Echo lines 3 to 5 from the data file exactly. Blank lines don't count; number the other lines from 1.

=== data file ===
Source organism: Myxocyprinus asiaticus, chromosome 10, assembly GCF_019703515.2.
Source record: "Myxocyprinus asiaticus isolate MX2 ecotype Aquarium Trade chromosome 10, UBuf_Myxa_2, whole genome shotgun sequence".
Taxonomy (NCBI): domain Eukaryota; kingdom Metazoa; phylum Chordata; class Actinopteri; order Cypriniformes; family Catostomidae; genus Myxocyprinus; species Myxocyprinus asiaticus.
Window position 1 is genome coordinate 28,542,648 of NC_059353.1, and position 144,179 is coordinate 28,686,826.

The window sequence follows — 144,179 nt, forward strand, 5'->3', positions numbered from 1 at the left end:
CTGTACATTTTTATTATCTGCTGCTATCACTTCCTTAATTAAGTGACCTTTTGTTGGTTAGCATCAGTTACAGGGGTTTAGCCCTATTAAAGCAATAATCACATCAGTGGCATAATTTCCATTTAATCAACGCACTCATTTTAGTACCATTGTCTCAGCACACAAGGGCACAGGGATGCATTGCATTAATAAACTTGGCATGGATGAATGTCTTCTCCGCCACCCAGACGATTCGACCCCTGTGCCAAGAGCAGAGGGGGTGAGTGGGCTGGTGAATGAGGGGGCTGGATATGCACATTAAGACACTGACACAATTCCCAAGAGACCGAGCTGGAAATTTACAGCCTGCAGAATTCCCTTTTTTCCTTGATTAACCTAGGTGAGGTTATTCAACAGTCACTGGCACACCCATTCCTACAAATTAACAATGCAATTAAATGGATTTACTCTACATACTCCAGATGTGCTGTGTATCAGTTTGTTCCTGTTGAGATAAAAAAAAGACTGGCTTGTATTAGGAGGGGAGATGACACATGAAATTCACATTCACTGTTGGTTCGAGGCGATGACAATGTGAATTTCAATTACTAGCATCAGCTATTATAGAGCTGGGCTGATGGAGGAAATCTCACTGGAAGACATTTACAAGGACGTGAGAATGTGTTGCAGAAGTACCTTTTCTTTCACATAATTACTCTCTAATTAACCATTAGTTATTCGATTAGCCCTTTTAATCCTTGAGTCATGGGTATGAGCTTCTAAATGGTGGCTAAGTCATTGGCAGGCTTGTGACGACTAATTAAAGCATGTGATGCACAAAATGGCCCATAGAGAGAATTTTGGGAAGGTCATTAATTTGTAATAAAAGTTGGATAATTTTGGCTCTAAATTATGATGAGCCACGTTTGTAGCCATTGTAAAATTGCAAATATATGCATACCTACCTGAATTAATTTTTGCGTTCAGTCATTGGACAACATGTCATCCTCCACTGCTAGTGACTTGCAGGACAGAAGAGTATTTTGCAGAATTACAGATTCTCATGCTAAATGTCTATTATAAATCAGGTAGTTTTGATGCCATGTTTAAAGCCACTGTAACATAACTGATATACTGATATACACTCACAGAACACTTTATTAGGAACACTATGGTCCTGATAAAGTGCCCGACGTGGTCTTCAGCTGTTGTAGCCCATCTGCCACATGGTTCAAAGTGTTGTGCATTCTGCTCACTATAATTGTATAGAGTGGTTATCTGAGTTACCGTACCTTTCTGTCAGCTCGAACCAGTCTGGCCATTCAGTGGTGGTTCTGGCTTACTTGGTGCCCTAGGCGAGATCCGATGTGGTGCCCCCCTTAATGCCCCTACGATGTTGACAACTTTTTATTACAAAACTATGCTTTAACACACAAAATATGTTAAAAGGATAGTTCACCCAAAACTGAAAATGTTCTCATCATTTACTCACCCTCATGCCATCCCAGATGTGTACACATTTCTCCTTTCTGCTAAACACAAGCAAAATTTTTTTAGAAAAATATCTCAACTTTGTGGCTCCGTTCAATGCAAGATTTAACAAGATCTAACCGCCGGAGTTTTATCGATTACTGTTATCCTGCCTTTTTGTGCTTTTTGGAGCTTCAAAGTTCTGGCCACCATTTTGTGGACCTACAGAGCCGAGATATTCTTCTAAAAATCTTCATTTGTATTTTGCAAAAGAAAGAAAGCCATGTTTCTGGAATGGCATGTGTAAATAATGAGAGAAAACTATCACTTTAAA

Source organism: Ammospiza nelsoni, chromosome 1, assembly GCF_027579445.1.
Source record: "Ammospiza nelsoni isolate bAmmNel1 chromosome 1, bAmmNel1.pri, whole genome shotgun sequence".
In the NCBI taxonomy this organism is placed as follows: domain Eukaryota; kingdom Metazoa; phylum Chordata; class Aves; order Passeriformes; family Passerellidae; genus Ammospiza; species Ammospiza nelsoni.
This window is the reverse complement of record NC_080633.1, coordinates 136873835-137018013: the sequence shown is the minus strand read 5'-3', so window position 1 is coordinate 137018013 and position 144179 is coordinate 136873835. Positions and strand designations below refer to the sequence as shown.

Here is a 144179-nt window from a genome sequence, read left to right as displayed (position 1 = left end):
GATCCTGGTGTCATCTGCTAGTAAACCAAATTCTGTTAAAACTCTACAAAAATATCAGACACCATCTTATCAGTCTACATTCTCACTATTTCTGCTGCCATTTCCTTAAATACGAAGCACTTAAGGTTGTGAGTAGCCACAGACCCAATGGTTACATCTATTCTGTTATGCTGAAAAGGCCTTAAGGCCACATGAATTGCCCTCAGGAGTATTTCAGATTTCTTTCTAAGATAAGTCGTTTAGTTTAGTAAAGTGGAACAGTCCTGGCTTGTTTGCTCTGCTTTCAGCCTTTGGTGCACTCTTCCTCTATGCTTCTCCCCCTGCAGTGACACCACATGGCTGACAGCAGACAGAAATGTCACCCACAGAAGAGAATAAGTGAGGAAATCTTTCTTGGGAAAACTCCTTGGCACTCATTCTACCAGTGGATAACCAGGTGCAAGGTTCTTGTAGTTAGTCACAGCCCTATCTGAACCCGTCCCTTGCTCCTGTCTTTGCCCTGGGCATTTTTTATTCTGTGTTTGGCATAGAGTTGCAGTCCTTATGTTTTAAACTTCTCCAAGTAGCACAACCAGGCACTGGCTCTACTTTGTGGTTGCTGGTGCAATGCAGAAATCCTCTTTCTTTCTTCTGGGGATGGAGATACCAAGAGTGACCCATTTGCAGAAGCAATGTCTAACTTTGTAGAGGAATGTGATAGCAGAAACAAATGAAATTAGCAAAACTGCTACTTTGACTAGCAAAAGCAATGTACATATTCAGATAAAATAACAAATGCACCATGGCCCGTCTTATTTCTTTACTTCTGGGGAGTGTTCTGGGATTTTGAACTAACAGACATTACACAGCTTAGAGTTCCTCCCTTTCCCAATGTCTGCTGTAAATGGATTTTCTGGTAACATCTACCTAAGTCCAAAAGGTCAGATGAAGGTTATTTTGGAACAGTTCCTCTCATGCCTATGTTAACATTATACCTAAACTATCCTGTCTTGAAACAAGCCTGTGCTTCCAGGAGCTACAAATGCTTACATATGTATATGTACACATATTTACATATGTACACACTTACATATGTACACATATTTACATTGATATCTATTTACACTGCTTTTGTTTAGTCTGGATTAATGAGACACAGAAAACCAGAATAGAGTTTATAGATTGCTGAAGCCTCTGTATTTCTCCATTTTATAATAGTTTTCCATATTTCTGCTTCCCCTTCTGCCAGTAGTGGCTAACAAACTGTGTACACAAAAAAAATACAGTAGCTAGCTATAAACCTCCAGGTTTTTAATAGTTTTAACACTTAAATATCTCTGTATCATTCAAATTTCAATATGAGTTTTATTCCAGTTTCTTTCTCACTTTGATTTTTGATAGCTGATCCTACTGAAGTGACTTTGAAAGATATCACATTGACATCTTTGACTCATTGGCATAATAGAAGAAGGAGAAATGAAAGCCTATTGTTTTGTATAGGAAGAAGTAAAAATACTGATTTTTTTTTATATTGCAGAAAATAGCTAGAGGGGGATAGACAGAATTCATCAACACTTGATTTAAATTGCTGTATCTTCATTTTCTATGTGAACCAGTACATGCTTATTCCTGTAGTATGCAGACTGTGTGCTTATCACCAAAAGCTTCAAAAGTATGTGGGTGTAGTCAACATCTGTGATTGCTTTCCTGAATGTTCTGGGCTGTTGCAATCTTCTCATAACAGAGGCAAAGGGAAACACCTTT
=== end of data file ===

Taxonomy (NCBI): domain Eukaryota; kingdom Metazoa; phylum Chordata; class Actinopteri; order Cypriniformes; family Catostomidae; genus Myxocyprinus; species Myxocyprinus asiaticus.
Window position 1 is genome coordinate 28,542,648 of NC_059353.1, and position 144,179 is coordinate 28,686,826.

The window sequence follows — 144,179 nt, forward strand, 5'->3', positions numbered from 1 at the left end: